Praying for Biden and Trump

For a good stretch of my early years, prayer was a confounding exercise.  My family regularly went to church – where the congregation prayed while I dealt with itching legs from my flannel pants.  We said grace before dinner, which invariably became a contest over which one of the four of us would get to say it.  I said my prayers at bedtime, asking God to bless my family and friends – and my beloved dog Skippy.  Yet embedded in these prayers was a fear:  would bad things happen—to me or the others I named, if I didn’t pray?  There was also an existential questioning:  do these prayers work?, do they matter?, does the God I am praying to really exist?, and if so, what does he look like?, where does he live?  Is God necessarily a man?

Over time my prayer has moved from being an enterprise of petitioning for a desired outcome – to heal my grandfather from heart disease; to get a date, or at least recognition, from a girl I was attracted to; to give poor people a joyful and present-filled Christmas – to a process of connecting with a mysterious presence that provides a sense of clarity and hope.  While I still engage in prayer that directs the heart to join God in blessings, healings and thanksgiving; more of my prayer now is a discipline to open the heart – to the silent presence of a God I cannot see, but is a mystery who can help set me free from anger, resentment, and fear. A God who,and a Presence that, I believe, can help me let go of individuals and situations which seep into my psyche and play havoc with my soul; and enable me to be a more effective and faithful servant.

For several years now I have included Donald Trump in my daily prayers.  And the petition is not to temper his bluster or transform his regular litany of lies, much as that would be a positive outcome for everyone; but to give him over. Donald Trump has taken up residence in most everyone’s psyches (allies and foes alike).  Narcissists can do that – and indeed want that.  In my prayer, I give Donald Trump over to the Divine Presence, so I don’t have him preening and dancing in my soul.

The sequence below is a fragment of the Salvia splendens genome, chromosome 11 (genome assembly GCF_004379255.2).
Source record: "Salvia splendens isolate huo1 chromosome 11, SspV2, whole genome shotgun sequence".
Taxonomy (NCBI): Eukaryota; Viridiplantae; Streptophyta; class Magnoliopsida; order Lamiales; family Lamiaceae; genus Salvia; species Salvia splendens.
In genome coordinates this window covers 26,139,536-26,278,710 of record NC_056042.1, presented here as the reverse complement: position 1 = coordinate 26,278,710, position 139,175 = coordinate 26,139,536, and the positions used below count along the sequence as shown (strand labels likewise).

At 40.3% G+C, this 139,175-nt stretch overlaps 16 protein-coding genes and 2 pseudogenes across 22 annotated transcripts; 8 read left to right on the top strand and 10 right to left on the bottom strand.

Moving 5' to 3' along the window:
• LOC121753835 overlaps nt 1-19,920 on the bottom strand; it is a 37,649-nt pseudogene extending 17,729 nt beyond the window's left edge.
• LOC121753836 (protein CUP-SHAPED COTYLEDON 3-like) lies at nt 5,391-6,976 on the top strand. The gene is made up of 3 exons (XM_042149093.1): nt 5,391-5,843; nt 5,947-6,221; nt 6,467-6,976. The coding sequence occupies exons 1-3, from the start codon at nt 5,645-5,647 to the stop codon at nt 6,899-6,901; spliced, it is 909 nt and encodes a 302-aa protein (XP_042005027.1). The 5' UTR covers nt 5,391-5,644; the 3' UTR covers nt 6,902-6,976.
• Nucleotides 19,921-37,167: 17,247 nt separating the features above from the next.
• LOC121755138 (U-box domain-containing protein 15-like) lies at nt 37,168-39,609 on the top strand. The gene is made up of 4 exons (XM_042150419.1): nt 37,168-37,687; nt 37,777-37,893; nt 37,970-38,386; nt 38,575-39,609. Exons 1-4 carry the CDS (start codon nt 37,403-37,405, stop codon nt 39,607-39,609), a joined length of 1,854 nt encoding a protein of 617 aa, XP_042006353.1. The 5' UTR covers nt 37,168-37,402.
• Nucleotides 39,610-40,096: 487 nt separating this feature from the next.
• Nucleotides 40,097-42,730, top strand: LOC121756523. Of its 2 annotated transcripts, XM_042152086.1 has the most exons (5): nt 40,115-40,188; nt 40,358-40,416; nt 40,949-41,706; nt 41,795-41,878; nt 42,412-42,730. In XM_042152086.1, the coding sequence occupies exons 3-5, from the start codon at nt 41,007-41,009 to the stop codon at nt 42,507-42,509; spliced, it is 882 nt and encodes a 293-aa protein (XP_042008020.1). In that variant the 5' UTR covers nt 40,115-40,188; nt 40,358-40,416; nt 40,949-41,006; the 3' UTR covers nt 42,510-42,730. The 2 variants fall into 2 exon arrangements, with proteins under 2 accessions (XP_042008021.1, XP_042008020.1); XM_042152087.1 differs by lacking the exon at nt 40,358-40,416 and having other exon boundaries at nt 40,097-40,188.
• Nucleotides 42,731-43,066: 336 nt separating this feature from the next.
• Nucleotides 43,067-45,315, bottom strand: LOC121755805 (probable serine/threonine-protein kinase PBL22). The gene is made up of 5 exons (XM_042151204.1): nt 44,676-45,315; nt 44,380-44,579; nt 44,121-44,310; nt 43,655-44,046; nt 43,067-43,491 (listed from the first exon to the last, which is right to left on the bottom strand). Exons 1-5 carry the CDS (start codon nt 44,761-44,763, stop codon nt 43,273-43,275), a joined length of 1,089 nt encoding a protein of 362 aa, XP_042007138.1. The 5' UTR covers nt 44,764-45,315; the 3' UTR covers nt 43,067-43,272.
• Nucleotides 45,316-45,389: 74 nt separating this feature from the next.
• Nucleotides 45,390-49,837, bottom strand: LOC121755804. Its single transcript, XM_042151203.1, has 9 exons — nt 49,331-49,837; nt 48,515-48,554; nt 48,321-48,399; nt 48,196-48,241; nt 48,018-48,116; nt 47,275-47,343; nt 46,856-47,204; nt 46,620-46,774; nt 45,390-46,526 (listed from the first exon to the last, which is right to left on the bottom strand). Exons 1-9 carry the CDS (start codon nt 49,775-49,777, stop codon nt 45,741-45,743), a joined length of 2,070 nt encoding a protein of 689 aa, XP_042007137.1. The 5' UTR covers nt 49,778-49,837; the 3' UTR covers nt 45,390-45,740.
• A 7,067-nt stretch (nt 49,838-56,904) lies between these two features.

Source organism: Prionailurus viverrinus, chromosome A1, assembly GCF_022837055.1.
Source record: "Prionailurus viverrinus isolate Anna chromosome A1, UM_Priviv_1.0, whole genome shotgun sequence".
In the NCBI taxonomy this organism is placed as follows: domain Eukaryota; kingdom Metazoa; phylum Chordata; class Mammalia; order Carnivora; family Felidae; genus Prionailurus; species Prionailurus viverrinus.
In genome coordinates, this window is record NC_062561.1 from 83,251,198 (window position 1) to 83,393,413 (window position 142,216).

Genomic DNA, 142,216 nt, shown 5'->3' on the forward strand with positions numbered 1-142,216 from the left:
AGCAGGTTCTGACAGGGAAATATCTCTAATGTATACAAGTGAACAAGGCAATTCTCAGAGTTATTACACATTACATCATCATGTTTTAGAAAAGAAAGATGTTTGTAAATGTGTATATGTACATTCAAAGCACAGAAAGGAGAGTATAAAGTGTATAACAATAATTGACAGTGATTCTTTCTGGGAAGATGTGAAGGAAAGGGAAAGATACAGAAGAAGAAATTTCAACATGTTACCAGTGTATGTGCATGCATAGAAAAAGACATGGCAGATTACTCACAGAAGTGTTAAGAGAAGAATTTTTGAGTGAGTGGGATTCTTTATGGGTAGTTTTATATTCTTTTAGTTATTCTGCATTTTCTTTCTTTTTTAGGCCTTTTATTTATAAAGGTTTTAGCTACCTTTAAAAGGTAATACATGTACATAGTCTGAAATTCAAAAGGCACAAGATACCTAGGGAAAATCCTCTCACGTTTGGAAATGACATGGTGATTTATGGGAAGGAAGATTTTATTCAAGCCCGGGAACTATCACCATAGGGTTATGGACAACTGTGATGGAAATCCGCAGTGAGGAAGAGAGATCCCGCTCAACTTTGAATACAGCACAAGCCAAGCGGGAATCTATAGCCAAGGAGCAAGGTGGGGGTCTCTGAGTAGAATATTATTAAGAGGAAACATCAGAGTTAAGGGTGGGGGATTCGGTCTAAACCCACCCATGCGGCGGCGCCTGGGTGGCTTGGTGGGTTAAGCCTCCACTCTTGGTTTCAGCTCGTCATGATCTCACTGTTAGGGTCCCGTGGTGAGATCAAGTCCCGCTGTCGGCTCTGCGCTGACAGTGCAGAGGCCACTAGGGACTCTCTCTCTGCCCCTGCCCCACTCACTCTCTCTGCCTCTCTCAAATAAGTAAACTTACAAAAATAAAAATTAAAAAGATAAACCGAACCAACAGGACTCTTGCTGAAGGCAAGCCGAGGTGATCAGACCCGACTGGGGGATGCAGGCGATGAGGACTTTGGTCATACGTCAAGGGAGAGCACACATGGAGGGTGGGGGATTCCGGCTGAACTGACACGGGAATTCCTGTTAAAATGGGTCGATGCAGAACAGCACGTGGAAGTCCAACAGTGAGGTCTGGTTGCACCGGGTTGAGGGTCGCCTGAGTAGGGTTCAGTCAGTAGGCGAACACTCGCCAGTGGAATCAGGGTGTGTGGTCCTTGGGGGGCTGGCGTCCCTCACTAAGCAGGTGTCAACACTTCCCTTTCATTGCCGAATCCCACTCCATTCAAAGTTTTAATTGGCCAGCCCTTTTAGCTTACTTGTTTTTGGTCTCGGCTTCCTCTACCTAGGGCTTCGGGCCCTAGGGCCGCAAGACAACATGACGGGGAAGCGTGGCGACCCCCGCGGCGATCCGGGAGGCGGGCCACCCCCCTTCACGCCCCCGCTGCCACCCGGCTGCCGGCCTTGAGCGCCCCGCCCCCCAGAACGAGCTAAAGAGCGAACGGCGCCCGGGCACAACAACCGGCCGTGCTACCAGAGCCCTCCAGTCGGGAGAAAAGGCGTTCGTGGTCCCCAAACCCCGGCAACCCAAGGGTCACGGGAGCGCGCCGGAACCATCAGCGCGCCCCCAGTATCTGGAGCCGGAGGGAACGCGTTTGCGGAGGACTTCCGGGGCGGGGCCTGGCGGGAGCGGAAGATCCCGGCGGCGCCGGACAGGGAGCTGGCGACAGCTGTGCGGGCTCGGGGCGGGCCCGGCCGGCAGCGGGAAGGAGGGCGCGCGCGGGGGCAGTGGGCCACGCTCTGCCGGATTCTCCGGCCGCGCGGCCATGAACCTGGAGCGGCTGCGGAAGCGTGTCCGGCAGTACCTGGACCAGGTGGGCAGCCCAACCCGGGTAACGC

This practice helps, but I need to keep at it.

In the past two weeks I have added Joe Biden to my daily prayers.  His disappointing, if not disastrous, performance at the June 27 debate, along with his defiance and stubbornness in its aftermath, has crept into my consciousness – and I can’t get it out.  I don’t think President Biden intends to take root in my, and God knows how many other, psyches. He is too good a man and too busy defending himself; but there he is.  His defiance, stubbornness and anger, triggers my own.

I have also learned over the years that prayer has power.  A friend of mine has claimed that one of the reasons nuclear weapons have not been dropped on the human family since Hiroshima and Nagasaki is because millions of people have prayed that they not be used.  When Bishop Desmond Tutu came to the church I served in Massachusetts years ago, he thanked the congregation for their prayers.  Your prayers, he said, ended apartheid in South Africa.

I can’t prove that prayer has the power to prevent the use of nuclear weapons.  I don’t know that prayer had the power to end apartheid.

But it could.  That is the mystery of it all.

What I do know is that my daily prayers for Donald Trump and Joe Biden is a regular purging that my soul needs.  I can give each of them over to a God who (that) in faith I believe can deal with them much better than I can.  A Divine Presence that has the capacity to perhaps heal, transform – and definitely bless the two current candidates for President.

The purging helps to wash away my fear, anger and resentment which, given the characters and chaos of life, always come back.  There are many things that clog the spiritual heart.  Prayer can open it up.


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